The Hilton Seychelles Northolme Resort, packing a glamour punch and oozing wall-to-wall discreet service, is Mahe’s jewel-in-the-crown. For the glossier sort of visitor, this sublime hotel provides pretty much everything. Just like home really, only oh-so-much better. This was Ian Fleming’s favourite hangout and locals say that this creator of James Bond wrote some of his books here. Rooms here are enormous with wood-panelled floors, walls and ceiling and decorated with vivid local artworks.

However, every trip has a highlight and mine was Bird Island, far away from the last hints and stresses of urban life and reached by mosquito-sized plane. This coral island perched on the northern edge of the archipelago is where the floor of the Indian Ocean drops 2000 metres. The name gives a clue as to what to expect. It’s the location that attracts them. When winter rattles across the northern hemisphere, windblown vagrants and shivering rare species arrive bedraggled but jolly thankful at this first Seychelles landfall. It’s not only birds though, the island is also home to Esmeralda. At 304 kilos, this giant tortoise is the world’s heaviest and oldest, born in the late-1700s. Although given a female name, Esmeralda is actually male – and possibly somewhat confused.

Originally called Dugong Island after the now extinct sea cows which swam in the waters, Bird is a private nature reserve owned by Seychellois Nick Savy and his English wife Jo. They run the 4 star Bird Island Eco Lodge, the only accommodation on the island, built on the grounds of a former coconut plantation. Other than the guests and staff of Bird Island Lodge, there are no human inhabitants on the island.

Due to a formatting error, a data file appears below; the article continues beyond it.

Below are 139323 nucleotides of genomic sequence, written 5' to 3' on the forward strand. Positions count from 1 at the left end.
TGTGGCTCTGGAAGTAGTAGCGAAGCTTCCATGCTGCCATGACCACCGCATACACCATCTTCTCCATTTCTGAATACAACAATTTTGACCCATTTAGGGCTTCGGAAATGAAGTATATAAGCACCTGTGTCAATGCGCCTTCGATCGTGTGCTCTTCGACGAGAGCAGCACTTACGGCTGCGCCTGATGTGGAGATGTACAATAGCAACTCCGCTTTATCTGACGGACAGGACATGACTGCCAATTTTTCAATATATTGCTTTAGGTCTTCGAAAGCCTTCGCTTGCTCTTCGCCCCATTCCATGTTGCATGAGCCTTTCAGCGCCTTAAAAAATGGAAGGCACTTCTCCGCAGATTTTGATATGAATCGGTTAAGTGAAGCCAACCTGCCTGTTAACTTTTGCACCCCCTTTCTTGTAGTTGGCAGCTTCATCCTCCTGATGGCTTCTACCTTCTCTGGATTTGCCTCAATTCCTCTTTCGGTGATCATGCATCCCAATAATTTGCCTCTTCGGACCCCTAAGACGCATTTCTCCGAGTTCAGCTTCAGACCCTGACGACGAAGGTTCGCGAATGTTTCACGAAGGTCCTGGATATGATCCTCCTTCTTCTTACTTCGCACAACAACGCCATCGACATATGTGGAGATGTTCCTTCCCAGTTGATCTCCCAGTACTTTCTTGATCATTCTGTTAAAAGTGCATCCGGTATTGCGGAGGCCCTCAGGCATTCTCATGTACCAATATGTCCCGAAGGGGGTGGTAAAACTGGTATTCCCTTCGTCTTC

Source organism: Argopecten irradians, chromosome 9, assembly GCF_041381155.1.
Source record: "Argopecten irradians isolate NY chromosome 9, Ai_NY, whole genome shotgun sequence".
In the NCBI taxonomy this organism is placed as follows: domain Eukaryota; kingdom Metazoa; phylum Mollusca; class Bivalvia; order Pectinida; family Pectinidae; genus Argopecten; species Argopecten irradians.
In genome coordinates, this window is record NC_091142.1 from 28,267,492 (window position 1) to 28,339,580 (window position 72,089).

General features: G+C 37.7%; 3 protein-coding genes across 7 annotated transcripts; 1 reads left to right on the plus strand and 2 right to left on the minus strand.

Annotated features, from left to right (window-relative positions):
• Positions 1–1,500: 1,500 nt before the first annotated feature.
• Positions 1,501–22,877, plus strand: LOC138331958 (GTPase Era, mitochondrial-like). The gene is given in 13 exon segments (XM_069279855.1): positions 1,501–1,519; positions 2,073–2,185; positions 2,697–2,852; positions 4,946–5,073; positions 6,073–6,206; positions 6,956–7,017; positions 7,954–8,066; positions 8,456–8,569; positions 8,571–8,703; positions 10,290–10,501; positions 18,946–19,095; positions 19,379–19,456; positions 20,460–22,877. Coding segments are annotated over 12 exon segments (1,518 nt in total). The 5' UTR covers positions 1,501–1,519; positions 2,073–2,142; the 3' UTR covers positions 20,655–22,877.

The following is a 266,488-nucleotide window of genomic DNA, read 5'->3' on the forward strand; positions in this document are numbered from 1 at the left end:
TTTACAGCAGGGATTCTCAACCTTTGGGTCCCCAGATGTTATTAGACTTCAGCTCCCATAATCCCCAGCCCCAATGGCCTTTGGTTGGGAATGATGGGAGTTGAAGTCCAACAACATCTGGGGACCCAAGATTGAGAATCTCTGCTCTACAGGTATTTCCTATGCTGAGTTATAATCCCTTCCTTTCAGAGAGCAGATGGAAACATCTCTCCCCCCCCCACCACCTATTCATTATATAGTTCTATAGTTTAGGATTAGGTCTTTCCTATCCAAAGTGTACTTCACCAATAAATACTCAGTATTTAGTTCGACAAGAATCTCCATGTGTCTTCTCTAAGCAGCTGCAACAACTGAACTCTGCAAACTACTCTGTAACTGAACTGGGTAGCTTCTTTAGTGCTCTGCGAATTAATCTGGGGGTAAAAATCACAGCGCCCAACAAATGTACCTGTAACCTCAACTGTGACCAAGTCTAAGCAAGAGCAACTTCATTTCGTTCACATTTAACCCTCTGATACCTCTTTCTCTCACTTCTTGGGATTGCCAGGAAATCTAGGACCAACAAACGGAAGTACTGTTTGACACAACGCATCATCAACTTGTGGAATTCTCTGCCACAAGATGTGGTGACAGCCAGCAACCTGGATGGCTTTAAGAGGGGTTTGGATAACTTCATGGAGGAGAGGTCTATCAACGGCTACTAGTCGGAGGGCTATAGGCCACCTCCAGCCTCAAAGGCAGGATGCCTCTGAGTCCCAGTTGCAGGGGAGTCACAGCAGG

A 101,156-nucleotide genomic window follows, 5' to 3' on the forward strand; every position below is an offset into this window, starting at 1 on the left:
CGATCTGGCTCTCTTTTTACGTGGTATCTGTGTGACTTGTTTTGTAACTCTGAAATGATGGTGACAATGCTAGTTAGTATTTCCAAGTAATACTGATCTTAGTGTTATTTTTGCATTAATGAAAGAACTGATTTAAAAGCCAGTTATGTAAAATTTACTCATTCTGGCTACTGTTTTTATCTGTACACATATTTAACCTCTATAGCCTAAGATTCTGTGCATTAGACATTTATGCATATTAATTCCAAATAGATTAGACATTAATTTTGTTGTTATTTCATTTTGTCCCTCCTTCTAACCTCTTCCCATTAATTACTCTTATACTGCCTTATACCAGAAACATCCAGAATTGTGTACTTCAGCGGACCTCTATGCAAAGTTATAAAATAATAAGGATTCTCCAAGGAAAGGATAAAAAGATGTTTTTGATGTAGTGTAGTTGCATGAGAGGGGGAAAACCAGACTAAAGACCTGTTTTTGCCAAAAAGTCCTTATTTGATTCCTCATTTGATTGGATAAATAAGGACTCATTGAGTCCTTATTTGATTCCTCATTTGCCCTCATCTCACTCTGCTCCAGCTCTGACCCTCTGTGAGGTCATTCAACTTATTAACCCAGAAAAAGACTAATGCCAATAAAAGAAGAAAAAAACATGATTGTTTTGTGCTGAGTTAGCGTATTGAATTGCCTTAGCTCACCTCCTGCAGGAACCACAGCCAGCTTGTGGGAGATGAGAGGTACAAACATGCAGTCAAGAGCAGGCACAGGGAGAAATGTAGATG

Each room, which faces the foreverness of a sea of so many greens and blues you lose count, is exquisitely clean, though basic. Wooden louvres open to invite the tiny breeze through. There is a ceiling fan too. It helps a little when the heat gets too much to bear. This is Simplicity Central. No mobile phone signal, no air-con, no luxury toiletries, no television, no radio, no glass in the windows, no keys to your room because there are no locks on the door. It all helps to make it easy to get into Robinson Crusoe mode, so little wonder some guests stay for months on end in this peace-seekers idyll. Celebs have come here to recharge their batteries and what’s more, they don’t even have to hide behind their Gucci sunnies to do so. It’s a great place to get married too and an English couple got married while I was there.

Lashings of crayon box colours, the kind of sun-spangled welcome no place can fake, plus extra Brownie points for political stability, no perceptible racial tension, no large predators, little crime and no malaria. That’s the Seychelles. What more could you ask?

Staying there :
Hilton Northolme Hotel & Spa, Mahe offers 7 nights in the Seychelles, staying 2 nights bed & breakfast in an oceanview hillside room;
Bird Island Lodge on full board basis;
Constance Lemuria Resort, Praslin,2 nights on bed and breakfast basis in a suite, including flights with Air Seychelles from Heathrow, transfers and domestic flights in resort.

Courtesy : Sun Newspapers
By Gilly Pickup

Published: 12 December 2008


About mymapofseychelles help clients arrange and book Dream Weddings, Romantic Honeymoons and Memorable Anniversaries in the Seychelles Islands.